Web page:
This column is very typical of the constant justification Canadian journalism always had:
We’re not colluding, Competition Bureau. We’re fighting for our lives
They are never wrong. They are always right. They are always justified. They never need to improve. They never need to change. They have an excuse for everything.
Right off the bat, the author of the piece doesn’t seem to get it:
It’s not often Canadian newspaper offices are searched by government agents; it’s the kind of event one reads about in reports from the world’s trouble spots.
Memo to Terence Corcoran: yes, you are living in one of the world’s trouble spots. You are living in a nation that has a very high rate of citizens with university degrees who have abandoned you. You do not have the luxury of Hillary Clinton and the Democrats who can blame the deplorables for not supporting you. If you cannot comprehend that you are living in a country of educated people who have one of the highest literacy rates and Internet access rates in the world and are not supporting local media, you have a country in silent peril.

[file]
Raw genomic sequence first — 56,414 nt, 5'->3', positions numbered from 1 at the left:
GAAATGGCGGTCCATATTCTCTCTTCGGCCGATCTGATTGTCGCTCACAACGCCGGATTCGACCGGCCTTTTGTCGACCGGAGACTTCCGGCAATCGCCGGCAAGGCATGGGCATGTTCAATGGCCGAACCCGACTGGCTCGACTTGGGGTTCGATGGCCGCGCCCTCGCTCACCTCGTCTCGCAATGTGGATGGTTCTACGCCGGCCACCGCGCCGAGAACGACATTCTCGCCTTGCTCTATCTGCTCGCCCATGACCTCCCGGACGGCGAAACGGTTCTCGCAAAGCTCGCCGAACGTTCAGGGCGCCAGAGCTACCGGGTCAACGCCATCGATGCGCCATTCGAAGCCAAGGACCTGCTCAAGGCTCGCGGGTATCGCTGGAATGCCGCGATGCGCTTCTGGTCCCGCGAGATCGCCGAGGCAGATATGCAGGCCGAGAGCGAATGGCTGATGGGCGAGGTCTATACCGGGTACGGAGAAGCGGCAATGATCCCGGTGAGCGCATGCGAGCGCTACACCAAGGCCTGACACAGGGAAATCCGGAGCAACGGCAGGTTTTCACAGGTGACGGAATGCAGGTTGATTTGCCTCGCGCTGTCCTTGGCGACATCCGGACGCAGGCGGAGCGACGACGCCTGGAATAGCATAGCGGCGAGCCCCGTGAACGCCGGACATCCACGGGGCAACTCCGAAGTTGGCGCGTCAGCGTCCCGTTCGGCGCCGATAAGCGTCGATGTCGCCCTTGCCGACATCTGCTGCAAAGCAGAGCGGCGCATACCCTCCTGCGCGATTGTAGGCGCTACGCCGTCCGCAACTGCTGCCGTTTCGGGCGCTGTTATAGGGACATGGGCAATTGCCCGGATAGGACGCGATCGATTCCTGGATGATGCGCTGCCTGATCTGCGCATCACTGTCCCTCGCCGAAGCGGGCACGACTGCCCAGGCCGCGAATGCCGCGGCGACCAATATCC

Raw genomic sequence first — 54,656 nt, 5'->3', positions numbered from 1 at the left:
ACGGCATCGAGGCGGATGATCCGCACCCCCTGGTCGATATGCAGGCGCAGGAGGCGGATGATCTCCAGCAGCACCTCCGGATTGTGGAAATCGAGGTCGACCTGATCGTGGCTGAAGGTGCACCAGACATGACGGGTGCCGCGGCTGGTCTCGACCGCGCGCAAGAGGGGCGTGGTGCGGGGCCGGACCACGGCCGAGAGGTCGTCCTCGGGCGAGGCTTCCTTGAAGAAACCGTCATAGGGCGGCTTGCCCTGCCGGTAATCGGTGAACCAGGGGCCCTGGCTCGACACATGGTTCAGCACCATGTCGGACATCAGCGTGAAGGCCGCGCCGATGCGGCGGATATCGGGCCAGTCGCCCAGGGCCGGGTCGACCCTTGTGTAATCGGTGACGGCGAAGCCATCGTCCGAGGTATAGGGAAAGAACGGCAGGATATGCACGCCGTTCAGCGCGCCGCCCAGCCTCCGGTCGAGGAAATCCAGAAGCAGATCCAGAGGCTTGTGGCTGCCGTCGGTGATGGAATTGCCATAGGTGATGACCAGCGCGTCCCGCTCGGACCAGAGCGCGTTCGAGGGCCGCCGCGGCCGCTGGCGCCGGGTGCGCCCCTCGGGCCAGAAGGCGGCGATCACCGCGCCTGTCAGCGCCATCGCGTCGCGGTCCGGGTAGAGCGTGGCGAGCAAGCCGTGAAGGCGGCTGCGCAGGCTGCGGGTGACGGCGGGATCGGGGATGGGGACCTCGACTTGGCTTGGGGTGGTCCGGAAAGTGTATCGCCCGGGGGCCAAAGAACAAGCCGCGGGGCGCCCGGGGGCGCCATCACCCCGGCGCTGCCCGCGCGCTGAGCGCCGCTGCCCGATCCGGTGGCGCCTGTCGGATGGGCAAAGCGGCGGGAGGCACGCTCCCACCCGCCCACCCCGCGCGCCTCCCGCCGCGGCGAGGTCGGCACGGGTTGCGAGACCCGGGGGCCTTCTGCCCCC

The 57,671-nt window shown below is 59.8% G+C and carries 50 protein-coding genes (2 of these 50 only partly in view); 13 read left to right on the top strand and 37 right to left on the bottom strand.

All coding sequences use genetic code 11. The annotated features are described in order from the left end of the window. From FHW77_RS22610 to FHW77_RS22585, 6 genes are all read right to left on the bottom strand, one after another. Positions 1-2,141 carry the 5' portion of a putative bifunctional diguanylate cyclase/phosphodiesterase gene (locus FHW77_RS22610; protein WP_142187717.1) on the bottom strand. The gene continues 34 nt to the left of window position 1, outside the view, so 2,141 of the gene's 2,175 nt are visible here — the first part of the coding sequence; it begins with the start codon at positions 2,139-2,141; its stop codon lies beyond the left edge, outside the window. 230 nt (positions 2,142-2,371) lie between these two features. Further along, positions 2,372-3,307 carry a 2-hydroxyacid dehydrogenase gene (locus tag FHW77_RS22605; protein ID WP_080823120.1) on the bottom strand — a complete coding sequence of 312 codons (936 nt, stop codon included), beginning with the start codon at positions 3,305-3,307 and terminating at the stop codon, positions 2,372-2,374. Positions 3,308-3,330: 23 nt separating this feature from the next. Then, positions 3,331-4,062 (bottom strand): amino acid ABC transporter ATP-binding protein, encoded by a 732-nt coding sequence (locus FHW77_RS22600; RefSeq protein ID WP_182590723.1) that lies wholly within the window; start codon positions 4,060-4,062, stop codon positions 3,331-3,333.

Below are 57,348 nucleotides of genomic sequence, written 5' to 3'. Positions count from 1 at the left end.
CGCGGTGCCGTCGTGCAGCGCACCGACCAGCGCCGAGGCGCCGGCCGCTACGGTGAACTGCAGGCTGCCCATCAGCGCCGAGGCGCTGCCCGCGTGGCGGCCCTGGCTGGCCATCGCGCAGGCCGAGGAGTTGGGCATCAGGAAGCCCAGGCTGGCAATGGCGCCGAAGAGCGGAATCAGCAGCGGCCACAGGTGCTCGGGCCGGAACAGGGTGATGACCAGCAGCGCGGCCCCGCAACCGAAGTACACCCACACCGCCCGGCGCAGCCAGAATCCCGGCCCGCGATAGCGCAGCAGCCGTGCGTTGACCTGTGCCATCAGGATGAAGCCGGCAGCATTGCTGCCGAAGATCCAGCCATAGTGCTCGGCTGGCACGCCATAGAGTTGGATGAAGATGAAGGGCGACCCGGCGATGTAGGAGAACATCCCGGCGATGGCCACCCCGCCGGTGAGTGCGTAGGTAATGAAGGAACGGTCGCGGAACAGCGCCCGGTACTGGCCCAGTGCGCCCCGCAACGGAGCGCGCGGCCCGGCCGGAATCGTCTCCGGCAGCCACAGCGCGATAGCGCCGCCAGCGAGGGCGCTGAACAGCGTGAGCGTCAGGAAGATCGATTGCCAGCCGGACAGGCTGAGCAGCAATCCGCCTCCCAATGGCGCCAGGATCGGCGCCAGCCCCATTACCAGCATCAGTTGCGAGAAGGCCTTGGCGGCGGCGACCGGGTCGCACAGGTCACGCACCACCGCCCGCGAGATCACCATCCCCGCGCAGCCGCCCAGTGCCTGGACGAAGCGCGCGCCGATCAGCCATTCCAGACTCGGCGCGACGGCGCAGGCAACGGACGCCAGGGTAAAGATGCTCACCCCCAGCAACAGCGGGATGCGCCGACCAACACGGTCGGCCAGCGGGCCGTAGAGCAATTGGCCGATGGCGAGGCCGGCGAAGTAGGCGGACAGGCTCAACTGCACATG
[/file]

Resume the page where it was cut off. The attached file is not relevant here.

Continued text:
It only gets sillier from there, with the requisite indignant accusations of the Competition Bureau being absurd and silly because newspapers have lost lots of money; so creating a near monopoly is okay.
No, it’s not.
It wasn’t okay to not dig deep and make fundamental changes the industry need to thrive, not just survive.
But reporters were always brainless little followers, running after blowhard players who pretended to be Great Men as you all cribbed press releases and copied each other with “news pegs”. It was always a rote profession, and it should have never been one.
I doubt the Competition Bureau can do anything to address the rot that destroyed newspapers in Canada. Journalists, editors, and media owners cannot do it anymore, either.
But they can continue to be in denial, thinking that everything they do is justified as they pounce on Facebook’s every sin, as if legacy media never had a warehouse or two of their own they have yet to acknowledge, let alone atone for…